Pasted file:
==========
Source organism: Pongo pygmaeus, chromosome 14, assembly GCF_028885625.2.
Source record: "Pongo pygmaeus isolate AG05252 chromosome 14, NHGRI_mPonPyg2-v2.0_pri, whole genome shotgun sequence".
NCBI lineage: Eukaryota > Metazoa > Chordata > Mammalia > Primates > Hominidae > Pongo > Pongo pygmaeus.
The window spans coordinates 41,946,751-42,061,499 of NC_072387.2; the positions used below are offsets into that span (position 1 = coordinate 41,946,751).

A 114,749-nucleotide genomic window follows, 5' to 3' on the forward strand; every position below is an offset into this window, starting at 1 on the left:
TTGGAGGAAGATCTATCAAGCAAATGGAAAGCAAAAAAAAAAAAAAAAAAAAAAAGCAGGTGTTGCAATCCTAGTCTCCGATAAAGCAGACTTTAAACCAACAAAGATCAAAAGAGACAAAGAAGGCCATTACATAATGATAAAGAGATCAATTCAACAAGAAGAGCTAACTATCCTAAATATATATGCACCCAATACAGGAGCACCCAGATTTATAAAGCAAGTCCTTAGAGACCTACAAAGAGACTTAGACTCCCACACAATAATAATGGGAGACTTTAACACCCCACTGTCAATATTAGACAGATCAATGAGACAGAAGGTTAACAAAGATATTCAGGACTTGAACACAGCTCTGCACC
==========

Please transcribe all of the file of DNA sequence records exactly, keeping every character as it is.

Source organism: Pongo pygmaeus, chromosome 14, assembly GCF_028885625.2.
Source record: "Pongo pygmaeus isolate AG05252 chromosome 14, NHGRI_mPonPyg2-v2.0_pri, whole genome shotgun sequence".
NCBI lineage: Eukaryota > Metazoa > Chordata > Mammalia > Primates > Hominidae > Pongo > Pongo pygmaeus.
The window spans coordinates 41,946,751-42,061,499 of NC_072387.2; the positions used below are offsets into that span (position 1 = coordinate 41,946,751).

A 114,749-nucleotide genomic window follows, 5' to 3' on the forward strand; every position below is an offset into this window, starting at 1 on the left:
TTGGAGGAAGATCTATCAAGCAAATGGAAAGCAAAAAAAAAAAAAAAAAAAAAAAGCAGGTGTTGCAATCCTAGTCTCCGATAAAGCAGACTTTAAACCAACAAAGATCAAAAGAGACAAAGAAGGCCATTACATAATGATAAAGAGATCAATTCAACAAGAAGAGCTAACTATCCTAAATATATATGCACCCAATACAGGAGCACCCAGATTTATAAAGCAAGTCCTTAGAGACCTACAAAGAGACTTAGACTCCCACACAATAATAATGGGAGACTTTAACACCCCACTGTCAATATTAGACAGATCAATGAGACAGAAGGTTAACAAAGATATTCAGGACTTGAACACAGCTCTGCACC